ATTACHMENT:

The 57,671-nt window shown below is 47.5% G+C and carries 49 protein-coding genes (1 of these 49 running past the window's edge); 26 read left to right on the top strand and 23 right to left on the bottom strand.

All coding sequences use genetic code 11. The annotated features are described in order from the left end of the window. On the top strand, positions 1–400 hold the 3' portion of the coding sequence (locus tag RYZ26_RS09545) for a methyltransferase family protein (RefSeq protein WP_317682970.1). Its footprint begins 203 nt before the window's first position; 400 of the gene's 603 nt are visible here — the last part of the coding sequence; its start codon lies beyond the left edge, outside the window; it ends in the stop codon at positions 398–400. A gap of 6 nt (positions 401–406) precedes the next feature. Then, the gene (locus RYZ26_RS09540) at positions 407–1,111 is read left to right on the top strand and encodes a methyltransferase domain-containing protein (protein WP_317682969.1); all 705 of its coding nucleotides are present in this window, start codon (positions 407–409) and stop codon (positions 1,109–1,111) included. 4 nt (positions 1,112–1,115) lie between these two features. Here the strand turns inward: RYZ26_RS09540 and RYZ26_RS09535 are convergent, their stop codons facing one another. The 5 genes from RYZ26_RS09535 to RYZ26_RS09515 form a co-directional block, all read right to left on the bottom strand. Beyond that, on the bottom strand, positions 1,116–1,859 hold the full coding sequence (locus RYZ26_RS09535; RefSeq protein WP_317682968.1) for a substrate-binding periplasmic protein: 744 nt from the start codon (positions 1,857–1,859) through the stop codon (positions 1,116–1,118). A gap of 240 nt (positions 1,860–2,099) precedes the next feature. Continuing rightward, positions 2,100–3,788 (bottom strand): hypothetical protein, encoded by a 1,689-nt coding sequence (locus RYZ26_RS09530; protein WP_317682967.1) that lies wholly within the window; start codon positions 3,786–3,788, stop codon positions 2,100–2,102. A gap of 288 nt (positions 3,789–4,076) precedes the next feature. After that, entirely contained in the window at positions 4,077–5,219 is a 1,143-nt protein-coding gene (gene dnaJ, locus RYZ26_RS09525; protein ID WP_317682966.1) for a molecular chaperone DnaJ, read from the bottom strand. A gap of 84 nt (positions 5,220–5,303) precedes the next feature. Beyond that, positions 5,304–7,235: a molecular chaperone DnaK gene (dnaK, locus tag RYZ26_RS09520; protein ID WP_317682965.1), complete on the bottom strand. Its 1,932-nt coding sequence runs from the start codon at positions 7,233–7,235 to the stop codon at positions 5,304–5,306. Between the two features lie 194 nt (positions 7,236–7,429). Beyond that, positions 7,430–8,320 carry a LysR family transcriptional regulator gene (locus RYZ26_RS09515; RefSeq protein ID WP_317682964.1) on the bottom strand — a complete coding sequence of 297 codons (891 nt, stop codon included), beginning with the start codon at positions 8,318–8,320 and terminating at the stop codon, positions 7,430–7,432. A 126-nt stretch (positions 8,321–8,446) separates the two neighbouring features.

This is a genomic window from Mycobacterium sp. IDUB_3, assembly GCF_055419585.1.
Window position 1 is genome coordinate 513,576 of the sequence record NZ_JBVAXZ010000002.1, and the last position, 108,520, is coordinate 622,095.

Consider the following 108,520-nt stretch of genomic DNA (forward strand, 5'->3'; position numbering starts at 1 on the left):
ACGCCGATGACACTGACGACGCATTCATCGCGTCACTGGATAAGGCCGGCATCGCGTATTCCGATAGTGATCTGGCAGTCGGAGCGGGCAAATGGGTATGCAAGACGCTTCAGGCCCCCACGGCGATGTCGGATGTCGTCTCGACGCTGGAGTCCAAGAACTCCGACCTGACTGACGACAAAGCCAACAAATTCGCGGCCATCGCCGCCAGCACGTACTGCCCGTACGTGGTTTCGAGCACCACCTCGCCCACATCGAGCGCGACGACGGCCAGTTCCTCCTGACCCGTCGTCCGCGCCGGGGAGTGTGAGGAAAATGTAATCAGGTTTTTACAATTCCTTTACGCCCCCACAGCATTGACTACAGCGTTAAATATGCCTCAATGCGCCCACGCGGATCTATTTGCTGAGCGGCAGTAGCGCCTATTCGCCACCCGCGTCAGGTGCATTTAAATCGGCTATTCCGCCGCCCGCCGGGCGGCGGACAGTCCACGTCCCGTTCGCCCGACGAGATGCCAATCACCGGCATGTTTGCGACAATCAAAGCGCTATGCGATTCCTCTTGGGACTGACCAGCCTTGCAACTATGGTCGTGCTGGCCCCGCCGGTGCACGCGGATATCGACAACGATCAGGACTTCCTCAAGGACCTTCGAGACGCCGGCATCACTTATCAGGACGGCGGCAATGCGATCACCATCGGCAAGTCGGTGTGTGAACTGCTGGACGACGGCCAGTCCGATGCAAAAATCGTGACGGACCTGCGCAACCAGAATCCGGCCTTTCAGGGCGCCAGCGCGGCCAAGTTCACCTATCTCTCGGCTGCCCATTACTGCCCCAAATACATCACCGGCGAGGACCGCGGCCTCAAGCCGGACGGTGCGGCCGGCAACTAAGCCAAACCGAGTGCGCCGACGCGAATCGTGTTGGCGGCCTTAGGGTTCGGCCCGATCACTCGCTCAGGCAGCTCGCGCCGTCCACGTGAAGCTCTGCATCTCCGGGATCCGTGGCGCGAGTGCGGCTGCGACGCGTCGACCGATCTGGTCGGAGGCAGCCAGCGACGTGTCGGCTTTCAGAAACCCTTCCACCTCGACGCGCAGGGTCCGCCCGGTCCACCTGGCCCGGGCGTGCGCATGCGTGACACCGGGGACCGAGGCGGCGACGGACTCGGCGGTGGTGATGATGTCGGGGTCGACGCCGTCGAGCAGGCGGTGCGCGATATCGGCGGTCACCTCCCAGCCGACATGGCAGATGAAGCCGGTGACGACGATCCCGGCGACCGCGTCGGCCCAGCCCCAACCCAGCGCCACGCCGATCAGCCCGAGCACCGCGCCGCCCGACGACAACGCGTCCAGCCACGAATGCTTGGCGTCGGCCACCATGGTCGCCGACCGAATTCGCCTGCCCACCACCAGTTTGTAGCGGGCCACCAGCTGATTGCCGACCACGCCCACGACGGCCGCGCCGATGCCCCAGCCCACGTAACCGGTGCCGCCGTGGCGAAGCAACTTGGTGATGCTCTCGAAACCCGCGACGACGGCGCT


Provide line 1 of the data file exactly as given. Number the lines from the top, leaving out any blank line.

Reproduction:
The 57,671-nt window shown below is 47.5% G+C and carries 49 protein-coding genes (1 of these 49 running past the window's edge); 26 read left to right on the top strand and 23 right to left on the bottom strand.